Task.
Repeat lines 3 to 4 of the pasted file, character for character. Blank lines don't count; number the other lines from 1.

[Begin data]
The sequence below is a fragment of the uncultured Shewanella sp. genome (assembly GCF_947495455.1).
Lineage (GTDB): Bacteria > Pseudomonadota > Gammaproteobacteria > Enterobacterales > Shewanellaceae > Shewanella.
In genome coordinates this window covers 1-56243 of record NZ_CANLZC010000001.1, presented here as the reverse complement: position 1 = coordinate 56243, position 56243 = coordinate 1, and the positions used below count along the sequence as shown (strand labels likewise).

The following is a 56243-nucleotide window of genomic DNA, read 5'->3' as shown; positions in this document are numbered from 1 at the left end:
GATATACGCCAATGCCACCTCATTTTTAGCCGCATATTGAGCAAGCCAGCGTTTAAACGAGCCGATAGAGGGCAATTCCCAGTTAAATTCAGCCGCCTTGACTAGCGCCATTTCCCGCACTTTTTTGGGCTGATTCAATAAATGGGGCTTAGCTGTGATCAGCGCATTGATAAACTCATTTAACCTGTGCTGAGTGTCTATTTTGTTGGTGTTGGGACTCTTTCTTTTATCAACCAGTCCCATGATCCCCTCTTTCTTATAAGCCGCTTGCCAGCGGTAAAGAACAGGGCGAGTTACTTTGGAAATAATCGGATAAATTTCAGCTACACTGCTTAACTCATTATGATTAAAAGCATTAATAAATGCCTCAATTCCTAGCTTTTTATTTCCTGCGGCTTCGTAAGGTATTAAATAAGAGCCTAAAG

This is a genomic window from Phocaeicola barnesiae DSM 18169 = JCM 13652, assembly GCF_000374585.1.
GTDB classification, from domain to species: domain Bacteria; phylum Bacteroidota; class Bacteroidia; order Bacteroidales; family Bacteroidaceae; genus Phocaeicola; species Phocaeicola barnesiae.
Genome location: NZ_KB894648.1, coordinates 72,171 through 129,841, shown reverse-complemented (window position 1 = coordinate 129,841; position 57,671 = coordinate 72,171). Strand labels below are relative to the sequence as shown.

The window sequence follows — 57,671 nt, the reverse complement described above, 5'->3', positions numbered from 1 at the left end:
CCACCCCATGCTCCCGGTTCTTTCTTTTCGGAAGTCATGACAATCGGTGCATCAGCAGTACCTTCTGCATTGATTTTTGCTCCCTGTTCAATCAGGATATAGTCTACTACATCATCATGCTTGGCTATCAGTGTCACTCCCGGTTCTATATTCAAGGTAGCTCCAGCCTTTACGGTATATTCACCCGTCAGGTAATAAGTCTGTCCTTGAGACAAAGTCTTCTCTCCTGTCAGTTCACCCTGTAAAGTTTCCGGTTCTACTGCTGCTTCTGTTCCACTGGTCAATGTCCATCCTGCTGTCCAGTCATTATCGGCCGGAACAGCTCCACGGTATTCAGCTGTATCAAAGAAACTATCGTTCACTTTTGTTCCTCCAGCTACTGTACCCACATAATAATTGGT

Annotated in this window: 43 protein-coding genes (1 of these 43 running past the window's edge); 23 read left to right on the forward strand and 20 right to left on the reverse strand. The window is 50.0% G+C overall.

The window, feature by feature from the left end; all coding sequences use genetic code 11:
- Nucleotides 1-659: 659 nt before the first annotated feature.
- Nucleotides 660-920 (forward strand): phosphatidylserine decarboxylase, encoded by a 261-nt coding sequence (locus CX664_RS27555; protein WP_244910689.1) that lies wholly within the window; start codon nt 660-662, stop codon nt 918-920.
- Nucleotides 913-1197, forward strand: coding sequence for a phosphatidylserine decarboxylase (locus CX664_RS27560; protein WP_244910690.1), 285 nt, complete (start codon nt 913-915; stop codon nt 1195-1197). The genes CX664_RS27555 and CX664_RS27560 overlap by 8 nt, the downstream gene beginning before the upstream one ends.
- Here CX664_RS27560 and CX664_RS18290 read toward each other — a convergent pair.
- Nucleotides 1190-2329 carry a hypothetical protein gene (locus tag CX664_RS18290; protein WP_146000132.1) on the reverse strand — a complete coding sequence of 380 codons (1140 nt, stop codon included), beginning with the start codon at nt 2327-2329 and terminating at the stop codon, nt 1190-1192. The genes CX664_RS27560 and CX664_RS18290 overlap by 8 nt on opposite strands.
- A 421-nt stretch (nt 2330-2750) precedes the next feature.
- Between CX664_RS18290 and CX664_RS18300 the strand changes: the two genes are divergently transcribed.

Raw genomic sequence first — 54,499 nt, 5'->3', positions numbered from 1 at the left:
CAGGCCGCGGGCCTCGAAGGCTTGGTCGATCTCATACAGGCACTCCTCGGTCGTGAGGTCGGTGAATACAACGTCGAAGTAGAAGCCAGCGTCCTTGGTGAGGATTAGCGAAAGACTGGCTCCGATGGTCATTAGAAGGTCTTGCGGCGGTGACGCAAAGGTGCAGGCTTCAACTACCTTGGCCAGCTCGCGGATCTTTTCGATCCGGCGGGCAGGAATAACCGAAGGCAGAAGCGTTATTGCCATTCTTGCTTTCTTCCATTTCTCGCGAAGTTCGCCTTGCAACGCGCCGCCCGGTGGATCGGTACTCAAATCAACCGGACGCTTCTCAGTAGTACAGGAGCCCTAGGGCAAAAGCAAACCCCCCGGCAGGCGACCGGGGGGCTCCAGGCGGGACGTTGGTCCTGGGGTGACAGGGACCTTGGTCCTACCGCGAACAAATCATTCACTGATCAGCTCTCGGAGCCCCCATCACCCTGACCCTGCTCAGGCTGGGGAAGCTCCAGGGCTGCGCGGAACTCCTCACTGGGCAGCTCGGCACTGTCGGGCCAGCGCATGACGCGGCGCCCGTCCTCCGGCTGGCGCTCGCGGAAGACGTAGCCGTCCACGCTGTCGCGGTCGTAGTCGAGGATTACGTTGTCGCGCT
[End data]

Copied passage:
In genome coordinates this window covers 1-56243 of record NZ_CANLZC010000001.1, presented here as the reverse complement: position 1 = coordinate 56243, position 56243 = coordinate 1, and the positions used below count along the sequence as shown (strand labels likewise).

The following is a 56243-nucleotide window of genomic DNA, read 5'->3' as shown; positions in this document are numbered from 1 at the left end: